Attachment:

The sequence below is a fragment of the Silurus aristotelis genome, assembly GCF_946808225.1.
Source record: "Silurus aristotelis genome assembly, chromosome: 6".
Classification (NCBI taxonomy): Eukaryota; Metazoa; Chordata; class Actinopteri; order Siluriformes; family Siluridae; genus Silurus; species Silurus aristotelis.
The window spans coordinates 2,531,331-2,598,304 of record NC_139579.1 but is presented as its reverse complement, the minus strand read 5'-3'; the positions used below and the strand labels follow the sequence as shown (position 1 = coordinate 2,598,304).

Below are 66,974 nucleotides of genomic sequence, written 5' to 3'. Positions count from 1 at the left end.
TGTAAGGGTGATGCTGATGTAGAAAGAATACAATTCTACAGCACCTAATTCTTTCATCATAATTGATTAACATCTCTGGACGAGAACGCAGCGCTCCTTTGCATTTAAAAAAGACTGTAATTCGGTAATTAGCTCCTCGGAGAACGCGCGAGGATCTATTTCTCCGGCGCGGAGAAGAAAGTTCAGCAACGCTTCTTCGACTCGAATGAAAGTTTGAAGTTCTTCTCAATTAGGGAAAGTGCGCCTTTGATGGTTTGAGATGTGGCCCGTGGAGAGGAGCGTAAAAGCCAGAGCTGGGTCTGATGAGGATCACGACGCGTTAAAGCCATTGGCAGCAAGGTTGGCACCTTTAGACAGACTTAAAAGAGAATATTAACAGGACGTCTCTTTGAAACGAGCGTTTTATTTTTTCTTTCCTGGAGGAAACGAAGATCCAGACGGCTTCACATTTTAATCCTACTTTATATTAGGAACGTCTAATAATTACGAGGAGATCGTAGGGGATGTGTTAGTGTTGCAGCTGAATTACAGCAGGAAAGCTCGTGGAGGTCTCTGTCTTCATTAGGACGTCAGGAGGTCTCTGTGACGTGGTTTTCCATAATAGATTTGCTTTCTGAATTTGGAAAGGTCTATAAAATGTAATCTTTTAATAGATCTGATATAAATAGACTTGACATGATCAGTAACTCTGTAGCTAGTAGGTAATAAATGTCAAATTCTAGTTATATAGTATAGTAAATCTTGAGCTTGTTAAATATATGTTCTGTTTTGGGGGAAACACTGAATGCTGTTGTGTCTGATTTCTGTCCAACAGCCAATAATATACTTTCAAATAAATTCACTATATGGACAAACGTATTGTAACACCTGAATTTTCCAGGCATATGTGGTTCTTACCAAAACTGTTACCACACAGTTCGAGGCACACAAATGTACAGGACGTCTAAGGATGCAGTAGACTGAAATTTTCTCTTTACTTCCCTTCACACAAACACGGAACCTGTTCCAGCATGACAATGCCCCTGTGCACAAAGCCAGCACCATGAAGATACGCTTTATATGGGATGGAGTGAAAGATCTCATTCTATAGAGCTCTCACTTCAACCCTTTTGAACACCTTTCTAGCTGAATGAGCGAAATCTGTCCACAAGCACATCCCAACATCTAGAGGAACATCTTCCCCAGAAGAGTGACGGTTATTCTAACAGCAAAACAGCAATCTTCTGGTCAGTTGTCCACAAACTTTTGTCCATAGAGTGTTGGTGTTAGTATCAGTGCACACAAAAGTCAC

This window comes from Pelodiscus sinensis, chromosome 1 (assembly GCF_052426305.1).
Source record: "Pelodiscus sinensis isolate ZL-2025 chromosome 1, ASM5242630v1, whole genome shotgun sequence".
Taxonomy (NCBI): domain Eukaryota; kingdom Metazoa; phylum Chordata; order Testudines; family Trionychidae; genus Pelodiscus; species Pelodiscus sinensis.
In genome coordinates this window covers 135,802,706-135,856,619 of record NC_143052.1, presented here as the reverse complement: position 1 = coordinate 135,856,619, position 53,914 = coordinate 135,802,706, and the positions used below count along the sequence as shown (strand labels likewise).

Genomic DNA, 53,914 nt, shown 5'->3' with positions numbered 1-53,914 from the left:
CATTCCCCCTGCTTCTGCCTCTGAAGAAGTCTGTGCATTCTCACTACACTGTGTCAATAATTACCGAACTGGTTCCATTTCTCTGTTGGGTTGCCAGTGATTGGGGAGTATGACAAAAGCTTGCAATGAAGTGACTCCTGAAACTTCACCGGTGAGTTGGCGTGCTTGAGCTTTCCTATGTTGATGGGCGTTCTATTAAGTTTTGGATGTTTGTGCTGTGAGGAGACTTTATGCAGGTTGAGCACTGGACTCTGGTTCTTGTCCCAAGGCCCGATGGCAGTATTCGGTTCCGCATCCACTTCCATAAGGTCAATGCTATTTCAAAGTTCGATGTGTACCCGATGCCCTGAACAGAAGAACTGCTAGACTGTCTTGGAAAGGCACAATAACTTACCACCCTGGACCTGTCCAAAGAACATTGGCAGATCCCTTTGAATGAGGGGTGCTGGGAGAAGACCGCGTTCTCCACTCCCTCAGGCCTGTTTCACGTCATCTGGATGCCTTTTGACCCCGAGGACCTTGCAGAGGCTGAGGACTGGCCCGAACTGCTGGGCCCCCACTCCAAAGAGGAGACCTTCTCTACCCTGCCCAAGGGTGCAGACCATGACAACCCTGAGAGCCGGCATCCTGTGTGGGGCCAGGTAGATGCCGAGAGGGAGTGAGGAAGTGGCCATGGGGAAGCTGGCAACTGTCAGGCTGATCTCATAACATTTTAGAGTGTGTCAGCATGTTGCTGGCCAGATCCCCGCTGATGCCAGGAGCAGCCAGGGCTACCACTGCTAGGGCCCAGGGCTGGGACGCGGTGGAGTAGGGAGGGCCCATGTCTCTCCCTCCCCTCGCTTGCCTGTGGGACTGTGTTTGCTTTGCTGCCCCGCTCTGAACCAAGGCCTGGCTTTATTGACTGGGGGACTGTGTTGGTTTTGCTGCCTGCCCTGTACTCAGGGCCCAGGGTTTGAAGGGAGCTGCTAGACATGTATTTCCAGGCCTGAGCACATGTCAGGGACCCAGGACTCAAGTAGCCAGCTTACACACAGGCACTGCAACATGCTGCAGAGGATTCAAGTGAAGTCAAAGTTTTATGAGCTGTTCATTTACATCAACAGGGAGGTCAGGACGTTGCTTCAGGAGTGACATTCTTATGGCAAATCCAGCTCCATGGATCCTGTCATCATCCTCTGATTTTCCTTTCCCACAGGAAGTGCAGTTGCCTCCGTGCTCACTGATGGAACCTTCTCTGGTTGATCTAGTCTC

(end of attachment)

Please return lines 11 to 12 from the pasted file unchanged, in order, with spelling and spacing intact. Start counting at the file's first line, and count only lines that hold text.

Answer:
Genomic DNA, 53,914 nt, shown 5'->3' with positions numbered 1-53,914 from the left:
CATTCCCCCTGCTTCTGCCTCTGAAGAAGTCTGTGCATTCTCACTACACTGTGTCAATAATTACCGAACTGGTTCCATTTCTCTGTTGGGTTGCCAGTGATTGGGGAGTATGACAAAAGCTTGCAATGAAGTGACTCCTGAAACTTCACCGGTGAGTTGGCGTGCTTGAGCTTTCCTATGTTGATGGGCGTTCTATTAAGTTTTGGATGTTTGTGCTGTGAGGAGACTTTATGCAGGTTGAGCACTGGACTCTGGTTCTTGTCCCAAGGCCCGATGGCAGTATTCGGTTCCGCATCCACTTCCATAAGGTCAATGCTATTTCAAAGTTCGATGTGTACCCGATGCCCTGAACAGAAGAACTGCTAGACTGTCTTGGAAAGGCACAATAACTTACCACCCTGGACCTGTCCAAAGAACATTGGCAGATCCCTTTGAATGAGGGGTGCTGGGAGAAGACCGCGTTCTCCACTCCCTCAGGCCTGTTTCACGTCATCTGGATGCCTTTTGACCCCGAGGACCTTGCAGAGGCTGAGGACTGGCCCGAACTGCTGGGCCCCCACTCCAAAGAGGAGACCTTCTCTACCCTGCCCAAGGGTGCAGACCATGACAACCCTGAGAGCCGGCATCCTGTGTGGGGCCAGGTAGATGCCGAGAGGGAGTGAGGAAGTGGCCATGGGGAAGCTGGCAACTGTCAGGCTGATCTCATAACATTTTAGAGTGTGTCAGCATGTTGCTGGCCAGATCCCCGCTGATGCCAGGAGCAGCCAGGGCTACCACTGCTAGGGCCCAGGGCTGGGACGCGGTGGAGTAGGGAGGGCCCATGTCTCTCCCTCCCCTCGCTTGCCTGTGGGACTGTGTTTGCTTTGCTGCCCCGCTCTGAACCAAGGCCTGGCTTTATTGACTGGGGGACTGTGTTGGTTTTGCTGCCTGCCCTGTACTCAGGGCCCAGGGTTTGAAGGGAGCTGCTAGACATGTATTTCCAGGCCTGAGCACATGTCAGGGACCCAGGACTCAAGTAGCCAGCTTACACACAGGCACTGCAACATGCTGCAGAGGATTCAAGTGAAGTCAAAGTTTTATGAGCTGTTCATTTACATCAACAGGGAGGTCAGGACGTTGCTTCAGGAGTGACATTCTTATGGCAAATCCAGCTCCATGGATCCTGTCATCATCCTCTGATTTTCCTTTCCCACAGGAAGTGCAGTTGCCTCCGTGCTCACTGATGGAACCTTCTCTGGTTGATCTAGTCTC